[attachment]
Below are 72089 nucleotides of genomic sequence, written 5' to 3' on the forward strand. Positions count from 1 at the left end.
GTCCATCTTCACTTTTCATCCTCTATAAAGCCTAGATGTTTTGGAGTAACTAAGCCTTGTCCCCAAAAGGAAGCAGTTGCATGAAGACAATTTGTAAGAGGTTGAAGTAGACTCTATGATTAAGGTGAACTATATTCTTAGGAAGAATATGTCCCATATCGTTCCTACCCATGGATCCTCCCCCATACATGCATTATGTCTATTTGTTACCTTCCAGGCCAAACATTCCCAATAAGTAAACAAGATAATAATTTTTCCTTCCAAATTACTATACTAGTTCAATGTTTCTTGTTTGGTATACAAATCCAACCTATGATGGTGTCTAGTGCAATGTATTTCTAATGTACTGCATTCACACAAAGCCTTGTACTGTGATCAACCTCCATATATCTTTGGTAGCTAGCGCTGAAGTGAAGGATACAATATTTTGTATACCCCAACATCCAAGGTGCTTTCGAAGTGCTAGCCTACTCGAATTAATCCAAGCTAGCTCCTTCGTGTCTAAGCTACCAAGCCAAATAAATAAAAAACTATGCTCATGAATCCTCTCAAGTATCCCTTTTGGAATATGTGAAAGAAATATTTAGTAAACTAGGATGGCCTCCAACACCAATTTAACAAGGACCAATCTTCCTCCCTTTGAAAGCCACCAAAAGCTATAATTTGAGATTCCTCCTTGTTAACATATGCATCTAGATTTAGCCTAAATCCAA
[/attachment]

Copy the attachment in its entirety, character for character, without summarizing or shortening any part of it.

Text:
Below are 72089 nucleotides of genomic sequence, written 5' to 3' on the forward strand. Positions count from 1 at the left end.
GTCCATCTTCACTTTTCATCCTCTATAAAGCCTAGATGTTTTGGAGTAACTAAGCCTTGTCCCCAAAAGGAAGCAGTTGCATGAAGACAATTTGTAAGAGGTTGAAGTAGACTCTATGATTAAGGTGAACTATATTCTTAGGAAGAATATGTCCCATATCGTTCCTACCCATGGATCCTCCCCCATACATGCATTATGTCTATTTGTTACCTTCCAGGCCAAACATTCCCAATAAGTAAACAAGATAATAATTTTTCCTTCCAAATTACTATACTAGTTCAATGTTTCTTGTTTGGTATACAAATCCAACCTATGATGGTGTCTAGTGCAATGTATTTCTAATGTACTGCATTCACACAAAGCCTTGTACTGTGATCAACCTCCATATATCTTTGGTAGCTAGCGCTGAAGTGAAGGATACAATATTTTGTATACCCCAACATCCAAGGTGCTTTCGAAGTGCTAGCCTACTCGAATTAATCCAAGCTAGCTCCTTCGTGTCTAAGCTACCAAGCCAAATAAATAAAAAACTATGCTCATGAATCCTCTCAAGTATCCCTTTTGGAATATGTGAAAGAAATATTTAGTAAACTAGGATGGCCTCCAACACCAATTTAACAAGGACCAATCTTCCTCCCTTTGAAAGCCACCAAAAGCTATAATTTGAGATTCCTCCTTGTTAACATATGCATCTAGATTTAGCCTAAATCCAA